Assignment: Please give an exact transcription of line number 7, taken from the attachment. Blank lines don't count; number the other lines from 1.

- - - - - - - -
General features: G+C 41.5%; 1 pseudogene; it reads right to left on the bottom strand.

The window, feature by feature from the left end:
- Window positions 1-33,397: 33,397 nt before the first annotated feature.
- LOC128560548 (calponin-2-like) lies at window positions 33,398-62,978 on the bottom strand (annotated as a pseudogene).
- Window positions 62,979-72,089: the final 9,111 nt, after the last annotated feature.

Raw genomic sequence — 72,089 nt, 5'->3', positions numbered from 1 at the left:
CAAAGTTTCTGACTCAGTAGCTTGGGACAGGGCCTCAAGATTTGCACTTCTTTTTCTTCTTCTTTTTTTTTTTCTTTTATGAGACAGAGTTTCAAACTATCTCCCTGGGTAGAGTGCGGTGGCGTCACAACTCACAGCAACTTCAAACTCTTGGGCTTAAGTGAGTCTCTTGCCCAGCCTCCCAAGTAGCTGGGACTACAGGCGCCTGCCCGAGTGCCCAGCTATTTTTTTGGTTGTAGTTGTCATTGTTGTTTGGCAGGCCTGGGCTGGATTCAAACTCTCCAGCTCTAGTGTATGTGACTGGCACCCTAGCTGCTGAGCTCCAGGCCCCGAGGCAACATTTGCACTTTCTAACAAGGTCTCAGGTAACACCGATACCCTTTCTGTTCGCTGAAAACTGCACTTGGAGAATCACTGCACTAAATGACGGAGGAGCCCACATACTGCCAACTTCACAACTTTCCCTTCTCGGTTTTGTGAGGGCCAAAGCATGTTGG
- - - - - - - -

CAAAGTTTCTGACTCAGTAGCTTGGGACAGGGCCTCAAGATTTGCACTTCTTTTTCTTCTTCTTTTTTTTTTTCTTTTATGAGACAGAGTTTCAAACTATCTCCCTGGGTAGAGTGCGGTGGCGTCACAACTCACAGCAACTTCAAACTCTTGGGCTTAAGTGAGTCTCTTGCCCAGCCTCCCAAGTAGCTGGGACTACAGGCGCCTGCCCGAGTGCCCAGCTATTTTTTTGGTTGTAGTTGTCATTGTTGTTTGGCAGGCCTGGGCTGGATTCAAACTCTCCAGCTCTAGTGTATGTGACTGGCACCCTAGCTGCTGAGCTCCAGGCCCCGAGGCAACATTTGCACTTTCTAACAAGGTCTCAGGTAACACCGATACCCTTTCTGTTCGCTGAAAACTGCACTTGGAGAATCACTGCACTAAATGACGGAGGAGCCCACATACTGCCAACTTCACAACTTTCCCTTCTCGGTTTTGTGAGGGCCAAAGCATGTTGG